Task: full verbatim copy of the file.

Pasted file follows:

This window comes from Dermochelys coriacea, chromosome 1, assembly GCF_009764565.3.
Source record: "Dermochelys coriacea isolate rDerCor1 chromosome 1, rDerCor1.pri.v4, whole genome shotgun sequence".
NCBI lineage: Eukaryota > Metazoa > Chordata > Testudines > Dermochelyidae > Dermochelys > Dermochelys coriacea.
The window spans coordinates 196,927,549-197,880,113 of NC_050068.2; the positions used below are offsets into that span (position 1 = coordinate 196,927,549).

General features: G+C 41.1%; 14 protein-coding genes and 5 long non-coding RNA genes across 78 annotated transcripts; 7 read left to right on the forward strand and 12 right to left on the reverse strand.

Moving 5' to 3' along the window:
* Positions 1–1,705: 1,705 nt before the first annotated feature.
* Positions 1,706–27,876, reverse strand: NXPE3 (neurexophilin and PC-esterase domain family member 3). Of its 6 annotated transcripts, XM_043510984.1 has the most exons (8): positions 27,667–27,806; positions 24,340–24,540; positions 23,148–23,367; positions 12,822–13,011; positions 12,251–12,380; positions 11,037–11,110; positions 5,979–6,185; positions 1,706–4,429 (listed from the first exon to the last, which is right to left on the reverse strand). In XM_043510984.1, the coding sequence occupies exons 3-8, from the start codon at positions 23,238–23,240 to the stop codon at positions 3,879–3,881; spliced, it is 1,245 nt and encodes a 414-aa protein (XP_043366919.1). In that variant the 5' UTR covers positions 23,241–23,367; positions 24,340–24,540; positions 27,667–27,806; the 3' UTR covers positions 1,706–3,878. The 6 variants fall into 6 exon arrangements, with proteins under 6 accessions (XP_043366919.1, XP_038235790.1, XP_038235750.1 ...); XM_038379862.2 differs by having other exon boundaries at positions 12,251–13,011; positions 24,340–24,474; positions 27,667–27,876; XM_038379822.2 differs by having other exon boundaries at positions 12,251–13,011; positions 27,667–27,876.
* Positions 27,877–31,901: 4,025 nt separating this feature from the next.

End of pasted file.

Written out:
This window comes from Dermochelys coriacea, chromosome 1, assembly GCF_009764565.3.
Source record: "Dermochelys coriacea isolate rDerCor1 chromosome 1, rDerCor1.pri.v4, whole genome shotgun sequence".
NCBI lineage: Eukaryota > Metazoa > Chordata > Testudines > Dermochelyidae > Dermochelys > Dermochelys coriacea.
The window spans coordinates 196,927,549-197,880,113 of NC_050068.2; the positions used below are offsets into that span (position 1 = coordinate 196,927,549).

General features: G+C 41.1%; 14 protein-coding genes and 5 long non-coding RNA genes across 78 annotated transcripts; 7 read left to right on the forward strand and 12 right to left on the reverse strand.

Moving 5' to 3' along the window:
* Positions 1–1,705: 1,705 nt before the first annotated feature.
* Positions 1,706–27,876, reverse strand: NXPE3 (neurexophilin and PC-esterase domain family member 3). Of its 6 annotated transcripts, XM_043510984.1 has the most exons (8): positions 27,667–27,806; positions 24,340–24,540; positions 23,148–23,367; positions 12,822–13,011; positions 12,251–12,380; positions 11,037–11,110; positions 5,979–6,185; positions 1,706–4,429 (listed from the first exon to the last, which is right to left on the reverse strand). In XM_043510984.1, the coding sequence occupies exons 3-8, from the start codon at positions 23,238–23,240 to the stop codon at positions 3,879–3,881; spliced, it is 1,245 nt and encodes a 414-aa protein (XP_043366919.1). In that variant the 5' UTR covers positions 23,241–23,367; positions 24,340–24,540; positions 27,667–27,806; the 3' UTR covers positions 1,706–3,878. The 6 variants fall into 6 exon arrangements, with proteins under 6 accessions (XP_043366919.1, XP_038235790.1, XP_038235750.1 ...); XM_038379862.2 differs by having other exon boundaries at positions 12,251–13,011; positions 24,340–24,474; positions 27,667–27,876; XM_038379822.2 differs by having other exon boundaries at positions 12,251–13,011; positions 27,667–27,876.
* Positions 27,877–31,901: 4,025 nt separating this feature from the next.